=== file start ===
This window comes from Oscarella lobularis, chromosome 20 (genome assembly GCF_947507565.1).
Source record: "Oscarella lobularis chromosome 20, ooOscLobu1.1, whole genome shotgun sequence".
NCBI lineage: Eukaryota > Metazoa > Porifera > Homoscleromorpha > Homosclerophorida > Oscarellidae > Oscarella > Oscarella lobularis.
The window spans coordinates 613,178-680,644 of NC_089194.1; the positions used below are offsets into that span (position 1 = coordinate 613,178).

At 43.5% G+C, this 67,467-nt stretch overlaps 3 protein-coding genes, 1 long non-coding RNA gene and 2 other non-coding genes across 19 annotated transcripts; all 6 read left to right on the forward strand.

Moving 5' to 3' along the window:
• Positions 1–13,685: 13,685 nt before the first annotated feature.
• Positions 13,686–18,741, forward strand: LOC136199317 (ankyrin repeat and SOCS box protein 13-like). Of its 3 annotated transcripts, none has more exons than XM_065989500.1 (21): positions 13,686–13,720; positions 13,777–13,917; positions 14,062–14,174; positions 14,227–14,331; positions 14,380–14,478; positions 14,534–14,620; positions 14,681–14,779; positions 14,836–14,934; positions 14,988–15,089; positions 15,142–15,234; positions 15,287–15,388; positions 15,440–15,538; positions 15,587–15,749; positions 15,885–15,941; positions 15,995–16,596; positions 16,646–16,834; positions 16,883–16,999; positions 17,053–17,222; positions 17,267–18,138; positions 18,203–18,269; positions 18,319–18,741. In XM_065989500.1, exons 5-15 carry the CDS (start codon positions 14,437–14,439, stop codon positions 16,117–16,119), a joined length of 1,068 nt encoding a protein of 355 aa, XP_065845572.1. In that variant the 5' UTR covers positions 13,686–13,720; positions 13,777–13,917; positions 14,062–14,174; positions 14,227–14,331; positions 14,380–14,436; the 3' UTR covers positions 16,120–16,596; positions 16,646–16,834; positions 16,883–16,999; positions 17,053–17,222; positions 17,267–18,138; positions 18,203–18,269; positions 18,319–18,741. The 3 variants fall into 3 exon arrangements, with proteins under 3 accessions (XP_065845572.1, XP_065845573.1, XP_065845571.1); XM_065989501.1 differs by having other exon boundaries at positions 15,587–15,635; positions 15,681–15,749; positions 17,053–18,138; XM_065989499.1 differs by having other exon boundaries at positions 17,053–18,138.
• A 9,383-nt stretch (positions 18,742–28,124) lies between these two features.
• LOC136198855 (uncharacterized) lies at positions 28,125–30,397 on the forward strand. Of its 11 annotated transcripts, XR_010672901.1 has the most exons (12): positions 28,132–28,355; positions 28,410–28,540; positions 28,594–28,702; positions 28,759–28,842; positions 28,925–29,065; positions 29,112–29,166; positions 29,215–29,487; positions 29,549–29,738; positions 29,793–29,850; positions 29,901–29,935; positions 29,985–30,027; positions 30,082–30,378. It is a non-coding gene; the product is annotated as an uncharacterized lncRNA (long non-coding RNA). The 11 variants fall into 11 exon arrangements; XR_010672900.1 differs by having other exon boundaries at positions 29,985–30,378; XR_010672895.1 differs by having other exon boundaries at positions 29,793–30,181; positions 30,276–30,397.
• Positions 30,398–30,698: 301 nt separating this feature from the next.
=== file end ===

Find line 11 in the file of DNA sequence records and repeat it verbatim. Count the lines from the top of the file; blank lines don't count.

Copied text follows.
• Positions 30,398–30,698: 301 nt separating this feature from the next.